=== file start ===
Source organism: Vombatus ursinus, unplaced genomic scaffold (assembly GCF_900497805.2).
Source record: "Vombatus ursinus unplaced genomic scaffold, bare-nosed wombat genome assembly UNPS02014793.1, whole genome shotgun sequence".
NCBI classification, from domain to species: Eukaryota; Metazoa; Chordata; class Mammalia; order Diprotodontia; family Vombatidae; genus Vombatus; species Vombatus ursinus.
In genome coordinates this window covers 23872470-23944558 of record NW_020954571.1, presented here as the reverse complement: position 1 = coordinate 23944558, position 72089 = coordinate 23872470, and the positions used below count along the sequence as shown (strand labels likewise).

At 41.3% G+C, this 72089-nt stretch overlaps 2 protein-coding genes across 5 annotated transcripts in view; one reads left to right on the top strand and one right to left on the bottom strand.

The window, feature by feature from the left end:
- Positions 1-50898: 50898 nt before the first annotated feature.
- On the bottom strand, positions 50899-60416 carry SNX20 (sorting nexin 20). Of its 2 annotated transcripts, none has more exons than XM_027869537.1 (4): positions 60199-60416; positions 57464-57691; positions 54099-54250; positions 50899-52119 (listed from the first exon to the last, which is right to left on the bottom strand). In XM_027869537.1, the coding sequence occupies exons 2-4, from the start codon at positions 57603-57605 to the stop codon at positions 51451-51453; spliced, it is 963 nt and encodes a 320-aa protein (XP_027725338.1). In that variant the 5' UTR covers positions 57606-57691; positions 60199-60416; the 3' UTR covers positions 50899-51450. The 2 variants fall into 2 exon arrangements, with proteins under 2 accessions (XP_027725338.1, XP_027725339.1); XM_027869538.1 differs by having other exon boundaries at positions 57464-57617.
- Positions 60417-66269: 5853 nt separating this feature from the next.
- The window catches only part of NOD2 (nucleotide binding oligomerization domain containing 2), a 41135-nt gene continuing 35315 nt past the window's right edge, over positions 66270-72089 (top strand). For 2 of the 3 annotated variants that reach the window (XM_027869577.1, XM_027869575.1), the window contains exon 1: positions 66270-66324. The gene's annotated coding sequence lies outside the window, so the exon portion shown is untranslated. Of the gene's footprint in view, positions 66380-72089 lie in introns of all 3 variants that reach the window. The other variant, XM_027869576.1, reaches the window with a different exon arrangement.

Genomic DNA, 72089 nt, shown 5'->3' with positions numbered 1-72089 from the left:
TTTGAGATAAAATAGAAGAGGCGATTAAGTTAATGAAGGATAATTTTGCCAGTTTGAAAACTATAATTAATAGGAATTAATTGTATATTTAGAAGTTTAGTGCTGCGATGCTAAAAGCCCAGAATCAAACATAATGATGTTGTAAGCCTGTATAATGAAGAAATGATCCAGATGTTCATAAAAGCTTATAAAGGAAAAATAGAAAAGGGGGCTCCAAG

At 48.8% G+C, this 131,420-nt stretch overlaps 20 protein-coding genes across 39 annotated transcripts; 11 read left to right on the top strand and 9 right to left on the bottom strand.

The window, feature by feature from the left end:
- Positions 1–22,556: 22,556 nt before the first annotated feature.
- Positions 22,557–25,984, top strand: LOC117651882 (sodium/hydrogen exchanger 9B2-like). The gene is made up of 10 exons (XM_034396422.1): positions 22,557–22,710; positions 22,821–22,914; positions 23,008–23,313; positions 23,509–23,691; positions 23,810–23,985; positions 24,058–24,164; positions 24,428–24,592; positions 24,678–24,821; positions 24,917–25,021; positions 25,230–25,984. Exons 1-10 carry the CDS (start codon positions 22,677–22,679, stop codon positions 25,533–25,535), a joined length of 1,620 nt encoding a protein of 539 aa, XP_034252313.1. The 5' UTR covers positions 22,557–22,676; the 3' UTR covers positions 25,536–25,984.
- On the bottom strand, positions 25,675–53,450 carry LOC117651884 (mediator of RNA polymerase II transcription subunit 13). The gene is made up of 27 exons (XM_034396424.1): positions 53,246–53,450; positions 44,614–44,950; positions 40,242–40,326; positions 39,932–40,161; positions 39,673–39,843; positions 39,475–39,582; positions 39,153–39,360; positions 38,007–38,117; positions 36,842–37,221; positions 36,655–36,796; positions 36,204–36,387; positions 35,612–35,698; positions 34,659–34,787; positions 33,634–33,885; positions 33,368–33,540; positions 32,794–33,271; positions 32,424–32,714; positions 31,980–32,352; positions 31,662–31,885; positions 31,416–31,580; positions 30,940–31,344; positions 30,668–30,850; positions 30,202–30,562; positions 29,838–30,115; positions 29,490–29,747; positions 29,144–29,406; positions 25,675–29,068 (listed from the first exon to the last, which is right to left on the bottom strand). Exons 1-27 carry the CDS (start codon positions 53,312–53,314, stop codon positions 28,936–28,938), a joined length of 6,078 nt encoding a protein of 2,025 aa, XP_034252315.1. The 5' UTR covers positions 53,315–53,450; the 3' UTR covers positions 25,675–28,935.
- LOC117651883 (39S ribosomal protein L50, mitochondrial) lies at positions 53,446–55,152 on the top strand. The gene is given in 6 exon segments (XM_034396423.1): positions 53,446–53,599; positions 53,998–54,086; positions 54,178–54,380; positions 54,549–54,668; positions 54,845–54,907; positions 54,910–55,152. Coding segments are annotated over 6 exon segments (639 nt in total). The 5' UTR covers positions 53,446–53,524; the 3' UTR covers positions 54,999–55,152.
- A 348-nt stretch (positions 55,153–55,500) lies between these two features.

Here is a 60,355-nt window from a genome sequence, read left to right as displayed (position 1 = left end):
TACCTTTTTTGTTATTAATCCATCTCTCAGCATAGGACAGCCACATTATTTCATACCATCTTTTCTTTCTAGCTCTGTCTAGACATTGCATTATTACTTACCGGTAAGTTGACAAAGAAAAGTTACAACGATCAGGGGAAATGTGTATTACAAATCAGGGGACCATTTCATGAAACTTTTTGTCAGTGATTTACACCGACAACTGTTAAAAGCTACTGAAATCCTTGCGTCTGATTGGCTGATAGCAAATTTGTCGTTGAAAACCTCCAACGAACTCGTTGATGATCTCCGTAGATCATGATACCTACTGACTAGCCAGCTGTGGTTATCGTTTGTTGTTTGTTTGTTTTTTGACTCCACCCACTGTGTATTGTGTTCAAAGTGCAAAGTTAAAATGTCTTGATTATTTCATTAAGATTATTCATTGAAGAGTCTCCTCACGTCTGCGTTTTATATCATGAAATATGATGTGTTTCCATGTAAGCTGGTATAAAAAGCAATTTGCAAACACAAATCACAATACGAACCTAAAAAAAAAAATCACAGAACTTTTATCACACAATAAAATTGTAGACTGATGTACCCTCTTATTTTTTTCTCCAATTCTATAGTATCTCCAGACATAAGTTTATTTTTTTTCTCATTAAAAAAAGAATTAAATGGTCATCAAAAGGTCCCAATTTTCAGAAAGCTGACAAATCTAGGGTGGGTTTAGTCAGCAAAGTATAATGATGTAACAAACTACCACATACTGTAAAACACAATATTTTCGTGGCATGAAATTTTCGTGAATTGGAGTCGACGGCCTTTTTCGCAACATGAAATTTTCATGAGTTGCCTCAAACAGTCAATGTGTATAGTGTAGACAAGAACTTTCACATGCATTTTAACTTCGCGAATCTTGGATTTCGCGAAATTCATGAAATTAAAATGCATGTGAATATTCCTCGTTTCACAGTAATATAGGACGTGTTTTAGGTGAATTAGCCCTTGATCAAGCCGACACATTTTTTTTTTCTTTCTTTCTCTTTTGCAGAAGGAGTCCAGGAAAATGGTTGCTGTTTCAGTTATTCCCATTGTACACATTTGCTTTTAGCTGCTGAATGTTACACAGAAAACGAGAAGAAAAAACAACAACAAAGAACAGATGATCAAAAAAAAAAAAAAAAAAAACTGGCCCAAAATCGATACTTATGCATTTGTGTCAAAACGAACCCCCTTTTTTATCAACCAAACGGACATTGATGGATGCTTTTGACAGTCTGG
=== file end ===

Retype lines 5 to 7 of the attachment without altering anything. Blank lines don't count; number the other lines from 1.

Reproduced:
At 41.3% G+C, this 72089-nt stretch overlaps 2 protein-coding genes across 5 annotated transcripts in view; one reads left to right on the top strand and one right to left on the bottom strand.

The window, feature by feature from the left end:
- Positions 1-50898: 50898 nt before the first annotated feature.